“Arise and Shine Forth”: Heeding the Call to Serve

Jack Rushton

Jack L. Rushton, “‘Arise and Shine Forth’: Heeding the Call to Serve,” Religious Educator 9, no. 2 (2008): 77–81.

Jack L. Rushton (jrushton321@ca.rr.com) was a retired institute director in the California South Area when this was written.

LDS missionary nametagChurch members are the seed of Abraham and have a covenant duty to share the gospel. Intellectual Reserve, Inc.

As Elder David A. Bednar taught, Church members are the seed of Abraham and have a covenant duty to share the gospel with the world.[1] As sons and daughters of Abraham, it is our foreordained mission to “arise and shine forth” (D&C 115:5), preaching the gospel to the nations of the earth.

Hoping to inspire a rising generation of missionaries, I will share a few experiences from my mission to Central America. Serving the Lord as a missionary was the watershed event in my life. In the mission field, I discovered the power of the word of God as contained in the scriptures. Beginning then, and continuing throughout my life, the scriptures have truly been an iron rod connecting me to the love of God as manifested through His Beloved Son, Jesus Christ. The greatest desire of my heart is that my posterity will accept their call to serve when it comes and to arise and shine forth, reaping the same benefits and blessings that have been mine.

Growth and Challenges

I was blessed to serve a mission in Central America when it was very much a pioneering effort. While I served in Central America, the missionaries were the branch presidents and district presidents and they even did work with the auxiliary organizations. Our goal was to baptize men, confer the priesthood upon them, and train them to become leaders as quickly as possible. Incredible as it may seem, every branch I worked in (each with less than a hundred members then) is now a stake of Zion.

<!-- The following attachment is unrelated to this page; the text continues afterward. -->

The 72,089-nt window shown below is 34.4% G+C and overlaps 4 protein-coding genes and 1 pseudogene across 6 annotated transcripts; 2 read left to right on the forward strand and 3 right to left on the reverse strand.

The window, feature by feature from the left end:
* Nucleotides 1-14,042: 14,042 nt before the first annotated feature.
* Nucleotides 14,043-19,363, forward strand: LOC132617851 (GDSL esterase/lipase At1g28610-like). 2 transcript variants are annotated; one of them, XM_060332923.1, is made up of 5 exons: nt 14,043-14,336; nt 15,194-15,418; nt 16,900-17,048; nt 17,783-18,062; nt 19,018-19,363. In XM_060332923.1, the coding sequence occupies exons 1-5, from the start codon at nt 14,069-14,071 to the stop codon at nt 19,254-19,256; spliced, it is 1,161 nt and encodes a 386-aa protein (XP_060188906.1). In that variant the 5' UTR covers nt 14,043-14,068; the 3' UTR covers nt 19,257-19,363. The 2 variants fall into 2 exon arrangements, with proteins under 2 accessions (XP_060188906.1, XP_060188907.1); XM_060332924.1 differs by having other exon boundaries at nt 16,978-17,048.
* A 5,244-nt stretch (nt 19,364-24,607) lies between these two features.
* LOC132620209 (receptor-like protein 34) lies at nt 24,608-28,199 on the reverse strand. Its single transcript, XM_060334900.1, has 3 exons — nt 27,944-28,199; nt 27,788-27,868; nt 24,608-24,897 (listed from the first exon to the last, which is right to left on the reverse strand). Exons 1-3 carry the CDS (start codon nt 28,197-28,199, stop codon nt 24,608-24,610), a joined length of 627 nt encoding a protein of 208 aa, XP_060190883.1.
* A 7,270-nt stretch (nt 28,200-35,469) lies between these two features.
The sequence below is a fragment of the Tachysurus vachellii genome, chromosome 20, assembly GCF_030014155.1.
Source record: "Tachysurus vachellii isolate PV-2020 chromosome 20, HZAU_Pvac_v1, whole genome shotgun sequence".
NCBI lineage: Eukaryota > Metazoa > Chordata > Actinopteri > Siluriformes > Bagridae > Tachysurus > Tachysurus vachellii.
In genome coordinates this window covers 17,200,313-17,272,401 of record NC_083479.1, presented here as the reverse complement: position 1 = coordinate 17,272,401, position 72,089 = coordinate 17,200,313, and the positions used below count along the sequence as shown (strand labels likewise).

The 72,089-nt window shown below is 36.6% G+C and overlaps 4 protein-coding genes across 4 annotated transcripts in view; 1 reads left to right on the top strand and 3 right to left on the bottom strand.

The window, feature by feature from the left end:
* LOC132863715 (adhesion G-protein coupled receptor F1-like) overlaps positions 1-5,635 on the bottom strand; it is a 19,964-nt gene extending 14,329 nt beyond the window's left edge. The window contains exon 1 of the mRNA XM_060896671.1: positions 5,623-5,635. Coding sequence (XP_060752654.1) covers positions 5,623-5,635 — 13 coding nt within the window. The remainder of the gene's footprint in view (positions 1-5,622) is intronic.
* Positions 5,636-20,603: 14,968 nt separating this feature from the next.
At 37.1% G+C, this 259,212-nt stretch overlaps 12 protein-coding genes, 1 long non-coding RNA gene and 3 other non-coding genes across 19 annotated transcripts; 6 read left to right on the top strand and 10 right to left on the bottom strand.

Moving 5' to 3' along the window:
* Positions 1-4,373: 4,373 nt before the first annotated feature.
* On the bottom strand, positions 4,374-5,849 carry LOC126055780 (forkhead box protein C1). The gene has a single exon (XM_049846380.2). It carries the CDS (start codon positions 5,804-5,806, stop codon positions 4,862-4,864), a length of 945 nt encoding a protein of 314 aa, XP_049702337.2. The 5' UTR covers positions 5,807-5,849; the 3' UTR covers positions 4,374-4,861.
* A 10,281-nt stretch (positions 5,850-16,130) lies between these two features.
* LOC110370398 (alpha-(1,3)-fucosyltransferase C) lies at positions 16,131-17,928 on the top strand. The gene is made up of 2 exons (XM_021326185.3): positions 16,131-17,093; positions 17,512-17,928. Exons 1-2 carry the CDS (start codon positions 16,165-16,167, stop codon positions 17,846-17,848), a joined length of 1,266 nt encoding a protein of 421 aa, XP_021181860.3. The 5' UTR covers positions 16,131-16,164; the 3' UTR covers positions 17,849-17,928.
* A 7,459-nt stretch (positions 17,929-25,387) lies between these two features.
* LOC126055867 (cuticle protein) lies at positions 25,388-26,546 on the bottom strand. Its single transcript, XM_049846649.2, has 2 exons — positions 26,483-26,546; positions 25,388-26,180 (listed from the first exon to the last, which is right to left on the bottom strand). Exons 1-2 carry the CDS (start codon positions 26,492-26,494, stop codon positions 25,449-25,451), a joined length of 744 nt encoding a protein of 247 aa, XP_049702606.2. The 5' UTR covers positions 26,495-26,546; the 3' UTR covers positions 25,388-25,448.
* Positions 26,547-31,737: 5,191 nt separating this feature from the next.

In the year 1959, my first full year as a missionary, only about three hundred people were baptized in all of Central America. However, in 1960 over one thousand converts were baptized, the beginning of a volcanic eruption of conversion. From then on, the growth of the Church in Central America began to accelerate rapidly, almost unbelievably so.

The mission leaders had not yet developed appropriate medical practices, and sickness was a serious problem faced by most missionaries. Yellow jaundice, parasites, and seemingly unending bouts with dysentery were some of the health problems many elders and sisters experienced during the late 1950s and early 1960s. Living conditions for the most part were primitive, and overall it was a unique, challenging, and interesting time to serve a mission in Central America.

When Elder Harold B. Lee and his wife came to the mission in 1960, he said that if somebody were to ask him whether he enjoyed his trip to Central America, he would say no. However, if they were to ask him if it had been an exciting, challenging, and spiritually rewarding experience, he would answer with an emphatic yes.

A Golden Contact

One unforgettable contact was Gloria de Alvarado of Guatemala City, Guatemala. My companion, Elder Lynn Jensen, along with another young elder he was working with that significant day, had found Gloria and her family as they were knocking on doors in Zone 9 in Guatemala City.

When I was new in the country and unable to speak Spanish, Elder Jensen took me to the Alvarado home the next day so the family could be taught. Forty-six years later I can still remember the smile and shining face of this twenty-five-year-old wife and mother as she was standing in front of her home waiting for the elders to arrive.